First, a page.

Feminists for Life is where the policy meets the pavement, Foster told Christianity Today. By addressing the forces that push women toward abortion, Feminists for Life tries to make abortion "unthinkable," not just illegal. Whether lack of support from a father, the need to work full-time, or a lack of resources on a college campus to care for a child, their feminist concern for the vulnerable motivates their concern for both the baby and the woman.

Their emphasis on eliminating the reasons why women choose abortion has influenced the whole movement. "If you focus only on trying to convince people that the unborn child is a human being, then you may not get as far as you would like," says Ruse. "There is a broader drama going on." Many young people, Ruse says, choose abortion because they don't have the resources or support to care for a child and because society views abortion as an acceptable alternative to an unplanned pregnancy.

I encourage you to visit Feminists for Life's website and read through their information. FFL truly embraces a pro-woman point of view.


Stand Agape or Offer "Agape"?

I've seen a couple of posts now that deal with forgiveness/kindness for the woman right after an abortion. After I commented on this blog, another poster responded that she didn't "get it," and she later went on to blog about this herself. Her point of contention seems to be that she has a hard time forgiving the repentant post-abortive woman too soon after the abortion. However, I hope to show that not only should we act kindly and forgiving toward those who are repentant immediately following their abortion, but we also need to be kind and forgiving toward those who are unrepentant following an abortion! This is a huge issue for many, and it is at the core of many things: being Christian, being a kind person, and being pro-woman (and pro-life). Forgiveness and kindness go hand in hand. Let's delve a little deeper.

There are 2 kinds of forgiveness: the kind God gives us and the kind we give to one another.
"Forgive us our debts, as we also have forgiven our debtors." Matthew 6:12

"Bear with each other and forgive whatever grievances you may have against one another. Forgive as the Lord forgave you." Colossians 3:13

In the ultimate sense, it is only God that can pardon sin. So our responsibility is more of a proper attitude, since we are Christ's ambassadors here on earth. This means that we cannot repay evil for evil. (Romans 12:17) We cannot hate the sinner. Instead, we need to show agape love toward the sinner. (More on agape love later if this is a new term for you.) We need to "be kind and compassionate to one another, forgiving each other, just as in Christ, God forgave you." (Ephesians 4:32) We need to leave the door open for the sinner and long for them to drop in.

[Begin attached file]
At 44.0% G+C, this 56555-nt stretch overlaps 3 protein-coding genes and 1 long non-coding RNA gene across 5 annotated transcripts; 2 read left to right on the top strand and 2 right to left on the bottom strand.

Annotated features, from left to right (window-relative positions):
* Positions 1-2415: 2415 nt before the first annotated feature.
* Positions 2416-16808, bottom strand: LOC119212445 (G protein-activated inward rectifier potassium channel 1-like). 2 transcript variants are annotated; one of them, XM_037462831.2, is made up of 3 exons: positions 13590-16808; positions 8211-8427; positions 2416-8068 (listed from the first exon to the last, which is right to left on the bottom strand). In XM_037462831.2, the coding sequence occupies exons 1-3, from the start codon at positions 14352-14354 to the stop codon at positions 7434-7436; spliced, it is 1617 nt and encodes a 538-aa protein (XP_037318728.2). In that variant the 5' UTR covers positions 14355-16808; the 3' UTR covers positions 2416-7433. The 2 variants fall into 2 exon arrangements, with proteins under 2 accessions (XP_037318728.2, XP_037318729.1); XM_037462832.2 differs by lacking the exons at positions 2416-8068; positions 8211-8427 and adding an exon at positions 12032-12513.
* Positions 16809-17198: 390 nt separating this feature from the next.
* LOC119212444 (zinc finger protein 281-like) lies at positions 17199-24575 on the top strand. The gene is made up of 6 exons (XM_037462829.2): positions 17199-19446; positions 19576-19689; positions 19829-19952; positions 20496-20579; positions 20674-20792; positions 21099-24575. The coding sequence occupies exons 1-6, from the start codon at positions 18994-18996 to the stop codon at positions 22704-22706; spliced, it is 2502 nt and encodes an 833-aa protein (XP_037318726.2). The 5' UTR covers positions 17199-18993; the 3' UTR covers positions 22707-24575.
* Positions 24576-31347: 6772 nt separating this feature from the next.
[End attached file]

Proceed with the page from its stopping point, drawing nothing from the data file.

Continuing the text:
The best way to grow this kind of attitude is to remember a few things: (1) Remember the value of each and every human soul. We cannot be selective with whom we forgive and show kindness to. (2) Don't be selective in the sins that you think are forgivable. God lumps in the sin of murder with envy, strife, deceit, and malice. (
Romans 1:29) (3) Along the same lines, remember that we ourselves have grieved God: Remember "...to speak evil of no one, to avoid quarreling, to be gentle, and to show perfect courtesy toward all people. For we ourselves were once foolish, disobedient, led astray, slaves to various passions and pleasures, passing our days in malice and envy, hated by others and hating one another." (Titus 3:2-3) Last but not least (4) remember to be forgiving because it creates peace within yourself. Living with a bitter, unforgiving attitude will bring you down and create unnecessary stress. God doesn't want that for you!


So how should we act toward the post-abortive woman then? We need something called agape love. Agape love is defined as divine, unconditional, self-sacrificing, volitional, thoughtful love. Agape love is more of a principal that we live out than an emotion that we feel in our hearts. The best description of agape love is found in
1 Corinthians 13, where Paul talks about the character of love. Let's look step by step:

1. Love is patient. In other words, love waits. It doesn't expect quick changes of heart in another person. When a woman has an abortion, usually there is no quick repentance. There can be, but usually the feeling of sadness and regret takes awhile to seep in. Sometimes days. Sometimes weeks. Sometimes years. Sometimes decades! God tells us what we should be doing during that time. We should be waiting for that person to realize what has happened. Not so that we can say, "It's about time!" or because we are waiting to feel superior to them, but rather, God wants us to wait so that when that woman realizes what abortion did to her, to her baby, and to God, she has a refuge in you...someone who can tell her of the forgiveness of God and extend hope to her. This isn't about us. This is about being a tool that God can use to shine his love on post-abortive women.